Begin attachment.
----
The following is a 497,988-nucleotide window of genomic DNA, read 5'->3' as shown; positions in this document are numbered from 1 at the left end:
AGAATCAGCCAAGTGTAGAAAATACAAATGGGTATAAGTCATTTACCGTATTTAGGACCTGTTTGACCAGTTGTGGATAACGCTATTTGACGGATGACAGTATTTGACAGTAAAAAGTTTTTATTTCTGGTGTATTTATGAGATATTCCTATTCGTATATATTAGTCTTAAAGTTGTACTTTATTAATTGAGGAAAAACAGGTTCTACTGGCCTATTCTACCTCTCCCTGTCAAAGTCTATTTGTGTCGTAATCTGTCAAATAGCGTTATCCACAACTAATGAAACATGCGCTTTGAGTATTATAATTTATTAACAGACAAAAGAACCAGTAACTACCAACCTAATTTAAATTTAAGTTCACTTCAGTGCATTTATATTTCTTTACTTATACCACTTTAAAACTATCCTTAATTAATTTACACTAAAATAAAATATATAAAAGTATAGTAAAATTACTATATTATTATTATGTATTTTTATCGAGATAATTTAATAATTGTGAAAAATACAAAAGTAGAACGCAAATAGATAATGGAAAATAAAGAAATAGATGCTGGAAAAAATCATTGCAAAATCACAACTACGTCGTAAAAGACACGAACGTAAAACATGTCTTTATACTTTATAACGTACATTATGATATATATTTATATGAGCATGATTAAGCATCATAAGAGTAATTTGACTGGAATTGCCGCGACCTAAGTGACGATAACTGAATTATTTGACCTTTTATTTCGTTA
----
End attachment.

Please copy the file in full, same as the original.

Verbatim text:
The following is a 497,988-nucleotide window of genomic DNA, read 5'->3' as shown; positions in this document are numbered from 1 at the left end:
AGAATCAGCCAAGTGTAGAAAATACAAATGGGTATAAGTCATTTACCGTATTTAGGACCTGTTTGACCAGTTGTGGATAACGCTATTTGACGGATGACAGTATTTGACAGTAAAAAGTTTTTATTTCTGGTGTATTTATGAGATATTCCTATTCGTATATATTAGTCTTAAAGTTGTACTTTATTAATTGAGGAAAAACAGGTTCTACTGGCCTATTCTACCTCTCCCTGTCAAAGTCTATTTGTGTCGTAATCTGTCAAATAGCGTTATCCACAACTAATGAAACATGCGCTTTGAGTATTATAATTTATTAACAGACAAAAGAACCAGTAACTACCAACCTAATTTAAATTTAAGTTCACTTCAGTGCATTTATATTTCTTTACTTATACCACTTTAAAACTATCCTTAATTAATTTACACTAAAATAAAATATATAAAAGTATAGTAAAATTACTATATTATTATTATGTATTTTTATCGAGATAATTTAATAATTGTGAAAAATACAAAAGTAGAACGCAAATAGATAATGGAAAATAAAGAAATAGATGCTGGAAAAAATCATTGCAAAATCACAACTACGTCGTAAAAGACACGAACGTAAAACATGTCTTTATACTTTATAACGTACATTATGATATATATTTATATGAGCATGATTAAGCATCATAAGAGTAATTTGACTGGAATTGCCGCGACCTAAGTGACGATAACTGAATTATTTGACCTTTTATTTCGTTA